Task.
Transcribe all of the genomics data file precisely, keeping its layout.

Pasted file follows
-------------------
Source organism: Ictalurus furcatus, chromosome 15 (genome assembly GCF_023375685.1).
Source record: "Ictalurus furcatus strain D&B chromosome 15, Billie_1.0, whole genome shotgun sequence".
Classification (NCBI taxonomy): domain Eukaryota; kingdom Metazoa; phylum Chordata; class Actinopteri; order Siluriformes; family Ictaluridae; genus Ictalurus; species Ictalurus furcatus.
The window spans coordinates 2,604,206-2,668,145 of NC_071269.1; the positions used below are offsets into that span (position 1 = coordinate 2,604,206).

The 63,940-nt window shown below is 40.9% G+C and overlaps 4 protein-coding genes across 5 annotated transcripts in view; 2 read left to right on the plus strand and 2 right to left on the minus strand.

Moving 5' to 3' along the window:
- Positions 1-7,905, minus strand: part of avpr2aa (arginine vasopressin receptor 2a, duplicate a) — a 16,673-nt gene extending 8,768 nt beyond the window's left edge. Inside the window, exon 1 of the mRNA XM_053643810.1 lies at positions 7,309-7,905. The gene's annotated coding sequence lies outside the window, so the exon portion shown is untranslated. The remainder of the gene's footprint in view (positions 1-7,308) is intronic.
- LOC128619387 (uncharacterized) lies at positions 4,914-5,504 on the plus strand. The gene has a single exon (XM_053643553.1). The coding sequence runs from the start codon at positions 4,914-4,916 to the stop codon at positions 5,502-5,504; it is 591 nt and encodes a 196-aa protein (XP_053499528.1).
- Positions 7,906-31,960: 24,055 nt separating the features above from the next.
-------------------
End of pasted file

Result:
Source organism: Ictalurus furcatus, chromosome 15 (genome assembly GCF_023375685.1).
Source record: "Ictalurus furcatus strain D&B chromosome 15, Billie_1.0, whole genome shotgun sequence".
Classification (NCBI taxonomy): domain Eukaryota; kingdom Metazoa; phylum Chordata; class Actinopteri; order Siluriformes; family Ictaluridae; genus Ictalurus; species Ictalurus furcatus.
The window spans coordinates 2,604,206-2,668,145 of NC_071269.1; the positions used below are offsets into that span (position 1 = coordinate 2,604,206).

The 63,940-nt window shown below is 40.9% G+C and overlaps 4 protein-coding genes across 5 annotated transcripts in view; 2 read left to right on the plus strand and 2 right to left on the minus strand.

Moving 5' to 3' along the window:
- Positions 1-7,905, minus strand: part of avpr2aa (arginine vasopressin receptor 2a, duplicate a) — a 16,673-nt gene extending 8,768 nt beyond the window's left edge. Inside the window, exon 1 of the mRNA XM_053643810.1 lies at positions 7,309-7,905. The gene's annotated coding sequence lies outside the window, so the exon portion shown is untranslated. The remainder of the gene's footprint in view (positions 1-7,308) is intronic.
- LOC128619387 (uncharacterized) lies at positions 4,914-5,504 on the plus strand. The gene has a single exon (XM_053643553.1). The coding sequence runs from the start codon at positions 4,914-4,916 to the stop codon at positions 5,502-5,504; it is 591 nt and encodes a 196-aa protein (XP_053499528.1).
- Positions 7,906-31,960: 24,055 nt separating the features above from the next.